Christianity and the Problem of Human Violence
True Christian living requires us to live according to Kingdom standards which bring Heaven to earth
Christianity and the Problem of Human Violence
By Stephen R. Kaufman, M.D.
Part 26: The Fundamental Desire for Self-Esteem
Those who survive episodes in which death seemed imminent describe the terror. Yet, in a sense, death is imminent for all of us, and, at some level of consciousness, we know that we will all die in the foreseeable future. Furthermore, we are aware intellectually that we may die at any time. How do we maintain equanimity in the face of death? The answer is that we utilize our impressive denial mechanisms to gain a sense of mastery over death. According to Ernest Becker (The Denial of Death), self-esteem is a critical component of death-denial.
Self-esteem—a sense of competence and importance—makes us feel less vulnerable. If we have a strong sense of self-esteem, we feel less likely to be a victim of life’s vicissitudes (injury as well as death) for two reasons. First, those with strong self-esteem tend to believe that they can adjust to situations and escape relatively unharmed. Second, self-esteem engenders a sense of importance, which leads to a sense that “it couldn’t happen to me.” Although this may appear irrational to outside observers, there is a widespread sense that, if we are important, God (or one of God’s agents) will protect us from harm.
Self-esteem helps us feel that our existence will not end with the termination of our body’s functions. If we have strong self-esteem, we may envision people fondly remembering us, and this is one means by which we may feel as if we can transcend death. Alternatively, we may believe that, as “good” people, God will reward us with eternal paradise. On the other hand, if we believe ourselves unworthy of praise from people or favorable consideration from God, we are more inclined to see death as permanent and total, and consequently psychologically terrifying.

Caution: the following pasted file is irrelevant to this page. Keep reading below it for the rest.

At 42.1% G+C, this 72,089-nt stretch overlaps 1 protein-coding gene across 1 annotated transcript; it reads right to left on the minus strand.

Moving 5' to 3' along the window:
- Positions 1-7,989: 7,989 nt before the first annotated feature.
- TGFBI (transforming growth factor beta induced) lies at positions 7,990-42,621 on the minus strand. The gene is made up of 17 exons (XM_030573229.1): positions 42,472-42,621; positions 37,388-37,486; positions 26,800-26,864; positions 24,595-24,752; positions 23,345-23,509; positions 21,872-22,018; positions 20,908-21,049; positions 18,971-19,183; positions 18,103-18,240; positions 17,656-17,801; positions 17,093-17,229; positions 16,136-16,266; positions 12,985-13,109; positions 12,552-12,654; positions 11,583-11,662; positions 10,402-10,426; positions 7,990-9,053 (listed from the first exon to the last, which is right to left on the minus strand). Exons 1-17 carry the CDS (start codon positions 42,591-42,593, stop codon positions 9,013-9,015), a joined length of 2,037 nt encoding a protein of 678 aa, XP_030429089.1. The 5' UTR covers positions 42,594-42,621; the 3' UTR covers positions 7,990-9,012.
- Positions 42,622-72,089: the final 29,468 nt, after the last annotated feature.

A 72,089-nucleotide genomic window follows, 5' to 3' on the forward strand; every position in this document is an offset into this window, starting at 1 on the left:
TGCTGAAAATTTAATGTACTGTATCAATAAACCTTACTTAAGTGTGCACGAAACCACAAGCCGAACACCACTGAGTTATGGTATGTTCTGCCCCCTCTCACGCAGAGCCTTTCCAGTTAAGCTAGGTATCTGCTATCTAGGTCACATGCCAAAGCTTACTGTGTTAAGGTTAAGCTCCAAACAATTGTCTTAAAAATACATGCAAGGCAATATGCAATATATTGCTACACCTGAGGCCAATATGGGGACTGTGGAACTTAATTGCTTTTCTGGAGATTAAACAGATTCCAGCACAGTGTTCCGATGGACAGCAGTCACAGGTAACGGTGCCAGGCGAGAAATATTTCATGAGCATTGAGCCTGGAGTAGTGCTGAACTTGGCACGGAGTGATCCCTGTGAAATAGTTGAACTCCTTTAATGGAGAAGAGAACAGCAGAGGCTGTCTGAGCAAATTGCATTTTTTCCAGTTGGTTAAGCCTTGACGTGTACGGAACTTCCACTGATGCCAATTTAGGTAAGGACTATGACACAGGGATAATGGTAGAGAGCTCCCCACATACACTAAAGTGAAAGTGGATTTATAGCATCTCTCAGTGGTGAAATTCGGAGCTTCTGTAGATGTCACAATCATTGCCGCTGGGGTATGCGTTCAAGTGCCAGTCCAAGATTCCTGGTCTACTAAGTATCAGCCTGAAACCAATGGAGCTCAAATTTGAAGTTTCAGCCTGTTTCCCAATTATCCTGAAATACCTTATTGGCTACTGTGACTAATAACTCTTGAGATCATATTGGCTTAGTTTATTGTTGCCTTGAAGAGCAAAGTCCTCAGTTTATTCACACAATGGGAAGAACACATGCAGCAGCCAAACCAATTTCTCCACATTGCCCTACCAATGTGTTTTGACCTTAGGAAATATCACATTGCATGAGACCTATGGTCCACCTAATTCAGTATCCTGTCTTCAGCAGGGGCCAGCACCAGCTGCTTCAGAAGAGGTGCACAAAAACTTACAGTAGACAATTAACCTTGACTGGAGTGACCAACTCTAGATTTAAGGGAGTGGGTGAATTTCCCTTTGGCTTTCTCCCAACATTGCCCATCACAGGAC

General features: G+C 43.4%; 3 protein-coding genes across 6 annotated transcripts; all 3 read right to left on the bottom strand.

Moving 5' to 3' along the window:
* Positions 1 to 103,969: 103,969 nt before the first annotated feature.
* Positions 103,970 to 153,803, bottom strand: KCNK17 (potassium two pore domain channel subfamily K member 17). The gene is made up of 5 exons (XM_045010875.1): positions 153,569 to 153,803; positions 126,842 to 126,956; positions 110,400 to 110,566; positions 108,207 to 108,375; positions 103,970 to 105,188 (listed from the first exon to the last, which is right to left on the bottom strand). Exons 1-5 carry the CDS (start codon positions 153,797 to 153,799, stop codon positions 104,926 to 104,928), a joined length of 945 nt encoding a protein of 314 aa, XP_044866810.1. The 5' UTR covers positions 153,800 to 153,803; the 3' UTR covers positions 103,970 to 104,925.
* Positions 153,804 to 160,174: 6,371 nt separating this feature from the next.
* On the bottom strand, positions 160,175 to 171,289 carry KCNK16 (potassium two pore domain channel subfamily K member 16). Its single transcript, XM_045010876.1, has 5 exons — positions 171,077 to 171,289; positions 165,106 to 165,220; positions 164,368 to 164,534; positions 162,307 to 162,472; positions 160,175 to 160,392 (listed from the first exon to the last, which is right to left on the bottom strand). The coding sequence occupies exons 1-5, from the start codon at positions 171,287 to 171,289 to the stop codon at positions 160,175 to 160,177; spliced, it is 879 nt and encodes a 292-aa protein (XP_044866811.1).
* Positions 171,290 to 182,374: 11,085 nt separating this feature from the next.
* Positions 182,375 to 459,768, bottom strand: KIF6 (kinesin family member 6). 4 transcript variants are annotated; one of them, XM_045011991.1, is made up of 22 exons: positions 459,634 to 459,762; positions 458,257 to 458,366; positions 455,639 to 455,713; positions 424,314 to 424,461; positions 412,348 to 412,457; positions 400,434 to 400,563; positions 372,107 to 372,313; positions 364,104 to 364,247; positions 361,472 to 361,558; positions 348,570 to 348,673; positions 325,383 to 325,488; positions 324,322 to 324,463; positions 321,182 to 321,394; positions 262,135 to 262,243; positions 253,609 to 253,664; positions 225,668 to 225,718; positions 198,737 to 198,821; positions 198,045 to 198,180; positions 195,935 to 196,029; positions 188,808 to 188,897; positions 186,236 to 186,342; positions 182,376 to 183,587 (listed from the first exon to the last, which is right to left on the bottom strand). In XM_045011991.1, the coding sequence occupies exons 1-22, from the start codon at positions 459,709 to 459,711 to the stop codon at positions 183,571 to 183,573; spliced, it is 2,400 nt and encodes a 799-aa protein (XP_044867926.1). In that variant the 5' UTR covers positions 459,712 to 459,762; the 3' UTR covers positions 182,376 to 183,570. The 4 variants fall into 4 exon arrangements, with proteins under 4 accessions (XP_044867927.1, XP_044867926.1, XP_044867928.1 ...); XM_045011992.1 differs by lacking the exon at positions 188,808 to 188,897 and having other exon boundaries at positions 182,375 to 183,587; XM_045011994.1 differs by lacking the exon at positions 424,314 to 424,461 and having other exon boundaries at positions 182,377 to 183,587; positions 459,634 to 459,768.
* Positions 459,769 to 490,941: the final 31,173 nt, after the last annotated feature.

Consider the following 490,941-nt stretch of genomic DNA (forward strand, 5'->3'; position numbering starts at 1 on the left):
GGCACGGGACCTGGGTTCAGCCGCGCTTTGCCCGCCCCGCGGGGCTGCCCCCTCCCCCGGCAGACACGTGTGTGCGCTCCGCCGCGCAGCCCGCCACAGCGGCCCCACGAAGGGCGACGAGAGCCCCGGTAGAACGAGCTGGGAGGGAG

Although the above analysis involves speculation, there is ample evidence that self-esteem is a primary human concern and intriguing (though less overwhelming) evidence that links self-esteem to fear of death. The intense anger many feel after being humiliated appears to be related to their hurt sense of self-esteem. Similarly, self-esteem appears to underlie fierce competition in sports, business, and many other walks of life. People may even gain self-esteem vicariously—consider how good many people feel when “their” sports team wins.
Our dreams shed light on the importance of self-esteem. Dreams often reflect our fears related to our vulnerability, and many people dream about terrifying, perilous situations. Dreams often involve embarrassment and/or public humiliation, such as public nakedness or being unprepared for a presentation.